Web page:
Immigration and the Power of Storytelling

Like many lawyers, I used my undergraduate education to explore my various passions.  For me, that led to a double-major in English and physics.  Physics fascinated me with its natural laws and its ability to provide a foundation for all other sciences.  English fed my artistic side—it was amazing how the order of words and their shades of meaning could shape an emotional landscape in a reader’s mind.  The words were like building blocks—like atoms thrust together to form a unique and volatile molecule.

Now that I am an immigration lawyer, I often think about the connections between the law, the sciences, and the humanities.  Like physics, the law contemplates a set of rules that govern the interactions between people.  Unlike physics, these rules are man-made and subject to change.  (Imagine if physicists could legislate a change so that gravity no longer applied!)

When people create the rules, whether through actual law, or through policy, the rules they create are inherently subject to their personal and political biases.  More and more in immigration law, it seems facts are disregarded in favor of prejudices.  Statistical studies showing the importance of immigration to our economy and our shared prosperity are rejected by political extremists.  The same is true for studies showing that immigrants are less likely to commit crimes than native-born Americans.  Science and its methodologies, it seems, are insufficient to sway public opinion in an age when TV and social media viewers are bombarded with images of fear and violence involving immigrants.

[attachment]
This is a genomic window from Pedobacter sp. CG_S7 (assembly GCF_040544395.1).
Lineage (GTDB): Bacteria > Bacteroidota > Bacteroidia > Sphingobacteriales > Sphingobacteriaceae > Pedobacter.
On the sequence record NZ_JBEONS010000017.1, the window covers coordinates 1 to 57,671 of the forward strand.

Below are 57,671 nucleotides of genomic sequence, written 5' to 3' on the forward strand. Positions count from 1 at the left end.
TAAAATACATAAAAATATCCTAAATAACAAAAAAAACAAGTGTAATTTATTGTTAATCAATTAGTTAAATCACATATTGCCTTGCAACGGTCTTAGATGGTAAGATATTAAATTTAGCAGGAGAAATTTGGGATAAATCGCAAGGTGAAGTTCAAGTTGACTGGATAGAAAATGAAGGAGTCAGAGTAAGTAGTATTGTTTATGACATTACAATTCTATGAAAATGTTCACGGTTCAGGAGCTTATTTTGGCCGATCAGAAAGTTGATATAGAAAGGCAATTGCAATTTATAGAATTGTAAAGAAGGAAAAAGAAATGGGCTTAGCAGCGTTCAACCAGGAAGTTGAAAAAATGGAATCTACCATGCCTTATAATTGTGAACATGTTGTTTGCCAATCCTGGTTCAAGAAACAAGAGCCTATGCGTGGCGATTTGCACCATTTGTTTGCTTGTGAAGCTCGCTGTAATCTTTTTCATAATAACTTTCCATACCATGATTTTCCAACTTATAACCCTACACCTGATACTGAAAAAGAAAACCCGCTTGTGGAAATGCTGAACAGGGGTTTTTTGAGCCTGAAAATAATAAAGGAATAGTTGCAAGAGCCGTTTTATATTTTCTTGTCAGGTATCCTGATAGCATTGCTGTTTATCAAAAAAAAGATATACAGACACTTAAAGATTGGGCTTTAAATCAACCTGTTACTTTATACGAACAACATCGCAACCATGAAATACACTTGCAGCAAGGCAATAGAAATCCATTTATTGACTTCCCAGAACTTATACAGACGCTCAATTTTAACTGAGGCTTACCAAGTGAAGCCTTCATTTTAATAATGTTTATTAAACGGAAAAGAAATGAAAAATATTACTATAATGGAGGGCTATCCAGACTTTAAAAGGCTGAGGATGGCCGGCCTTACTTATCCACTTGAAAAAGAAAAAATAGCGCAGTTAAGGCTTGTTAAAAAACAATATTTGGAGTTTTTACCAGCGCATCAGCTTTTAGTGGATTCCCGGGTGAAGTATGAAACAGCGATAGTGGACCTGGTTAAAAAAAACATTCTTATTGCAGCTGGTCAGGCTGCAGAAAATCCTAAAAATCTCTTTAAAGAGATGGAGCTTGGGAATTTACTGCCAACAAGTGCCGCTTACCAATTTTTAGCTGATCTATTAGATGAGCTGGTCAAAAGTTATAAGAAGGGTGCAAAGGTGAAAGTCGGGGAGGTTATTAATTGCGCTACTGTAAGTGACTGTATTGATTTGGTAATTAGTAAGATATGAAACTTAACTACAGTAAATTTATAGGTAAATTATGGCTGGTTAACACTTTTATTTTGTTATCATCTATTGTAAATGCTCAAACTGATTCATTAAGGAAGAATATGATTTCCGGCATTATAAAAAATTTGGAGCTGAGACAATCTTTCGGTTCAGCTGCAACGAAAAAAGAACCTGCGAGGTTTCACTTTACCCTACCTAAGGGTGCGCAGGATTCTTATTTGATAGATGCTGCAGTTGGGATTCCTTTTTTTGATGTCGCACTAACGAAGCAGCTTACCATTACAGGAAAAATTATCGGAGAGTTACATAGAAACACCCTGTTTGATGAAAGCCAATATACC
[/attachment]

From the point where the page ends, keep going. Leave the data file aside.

If science has struggled to alter the negative stereotypes surrounding immigration, then perhaps it is time to shift the burden in larger part to the humanities.  After all, it is stories (not statistics) that inspire sympathy and promote understanding.

Immigration lawyers help our clients tell their stories almost every day.  We use our skills to make sure clients’ stories are accurately, clearly, and vividly told to ensure that the government understands where they’ve been. When we represent asylum applicants, for example, we help them to describe the persecution they faced in their home countries as they write their personal declarations.

Generally, these personal narratives are confined to the realm of the immigration court or asylum office.  As lawyers we are bound by confidentiality, but I urge my fellow attorneys to encourage our clients to share their stories with trusted friends (including native-born Americans).  The more our clients talk about their experiences outside of the courtroom, the more they connect with their communities.  Even if the sharing happens on a small scale, the stories help Americans, whether native-born or naturalized, understand what it means to be an immigrant coming to the United States.   This expanded understanding is ultimately what is needed to help shift the tide of public opinion.

Perhaps even more importantly, the act of sharing their stories outside of the courtroom can help our clients to process traumatic events and feel more at home.  A recent client of mine told me that she felt her depression and anxiety slip away for a time when she talked with her friends at her church about the domestic violence she had experienced.  It may indeed be that immigrants need to tell their stories just as much as others need to hear them.

As immigration lawyers, maybe we should be thinking differently about the stories we are helping to tell.  When our clients share their stories with us, we know to say, “Thank you for trusting me enough to tell me what happened.”  But maybe we should also be asking them, “Do you have a friend whom you trust enough to tell your story?”

by John Wheaton